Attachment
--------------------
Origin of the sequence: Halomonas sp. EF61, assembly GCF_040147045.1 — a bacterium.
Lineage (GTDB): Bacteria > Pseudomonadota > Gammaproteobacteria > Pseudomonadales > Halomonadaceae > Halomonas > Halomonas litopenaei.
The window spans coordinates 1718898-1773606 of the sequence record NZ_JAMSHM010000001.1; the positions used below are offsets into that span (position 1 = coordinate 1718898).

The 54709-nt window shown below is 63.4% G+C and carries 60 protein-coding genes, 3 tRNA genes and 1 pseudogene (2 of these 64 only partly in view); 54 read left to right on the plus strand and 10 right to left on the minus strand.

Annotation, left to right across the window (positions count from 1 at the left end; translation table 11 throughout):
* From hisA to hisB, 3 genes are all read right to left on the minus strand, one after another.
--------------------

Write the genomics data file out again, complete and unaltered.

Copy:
Origin of the sequence: Halomonas sp. EF61, assembly GCF_040147045.1 — a bacterium.
Lineage (GTDB): Bacteria > Pseudomonadota > Gammaproteobacteria > Pseudomonadales > Halomonadaceae > Halomonas > Halomonas litopenaei.
The window spans coordinates 1718898-1773606 of the sequence record NZ_JAMSHM010000001.1; the positions used below are offsets into that span (position 1 = coordinate 1718898).

The 54709-nt window shown below is 63.4% G+C and carries 60 protein-coding genes, 3 tRNA genes and 1 pseudogene (2 of these 64 only partly in view); 54 read left to right on the plus strand and 10 right to left on the minus strand.

Annotation, left to right across the window (positions count from 1 at the left end; translation table 11 throughout):
* From hisA to hisB, 3 genes are all read right to left on the minus strand, one after another.